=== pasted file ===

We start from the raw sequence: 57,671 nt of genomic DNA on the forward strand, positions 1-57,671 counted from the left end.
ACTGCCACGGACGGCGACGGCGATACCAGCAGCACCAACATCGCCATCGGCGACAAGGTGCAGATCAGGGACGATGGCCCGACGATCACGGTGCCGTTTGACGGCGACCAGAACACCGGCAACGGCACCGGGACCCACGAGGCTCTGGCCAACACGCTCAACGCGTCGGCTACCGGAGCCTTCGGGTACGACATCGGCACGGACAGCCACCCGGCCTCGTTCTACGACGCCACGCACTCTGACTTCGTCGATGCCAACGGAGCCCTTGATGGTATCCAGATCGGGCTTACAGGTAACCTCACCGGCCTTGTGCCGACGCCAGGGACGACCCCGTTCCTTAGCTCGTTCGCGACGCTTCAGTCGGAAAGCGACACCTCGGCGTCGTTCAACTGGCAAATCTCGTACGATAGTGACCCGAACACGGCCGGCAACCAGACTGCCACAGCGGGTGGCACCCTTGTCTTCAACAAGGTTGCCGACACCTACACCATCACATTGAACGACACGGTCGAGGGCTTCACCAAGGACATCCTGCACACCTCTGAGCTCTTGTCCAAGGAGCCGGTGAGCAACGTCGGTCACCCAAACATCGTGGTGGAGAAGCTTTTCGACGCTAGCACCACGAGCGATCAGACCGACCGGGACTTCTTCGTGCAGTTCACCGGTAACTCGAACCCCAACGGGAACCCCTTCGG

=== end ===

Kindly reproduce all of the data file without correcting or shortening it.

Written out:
We start from the raw sequence: 57,671 nt of genomic DNA on the forward strand, positions 1-57,671 counted from the left end.
ACTGCCACGGACGGCGACGGCGATACCAGCAGCACCAACATCGCCATCGGCGACAAGGTGCAGATCAGGGACGATGGCCCGACGATCACGGTGCCGTTTGACGGCGACCAGAACACCGGCAACGGCACCGGGACCCACGAGGCTCTGGCCAACACGCTCAACGCGTCGGCTACCGGAGCCTTCGGGTACGACATCGGCACGGACAGCCACCCGGCCTCGTTCTACGACGCCACGCACTCTGACTTCGTCGATGCCAACGGAGCCCTTGATGGTATCCAGATCGGGCTTACAGGTAACCTCACCGGCCTTGTGCCGACGCCAGGGACGACCCCGTTCCTTAGCTCGTTCGCGACGCTTCAGTCGGAAAGCGACACCTCGGCGTCGTTCAACTGGCAAATCTCGTACGATAGTGACCCGAACACGGCCGGCAACCAGACTGCCACAGCGGGTGGCACCCTTGTCTTCAACAAGGTTGCCGACACCTACACCATCACATTGAACGACACGGTCGAGGGCTTCACCAAGGACATCCTGCACACCTCTGAGCTCTTGTCCAAGGAGCCGGTGAGCAACGTCGGTCACCCAAACATCGTGGTGGAGAAGCTTTTCGACGCTAGCACCACGAGCGATCAGACCGACCGGGACTTCTTCGTGCAGTTCACCGGTAACTCGAACCCCAACGGGAACCCCTTCGG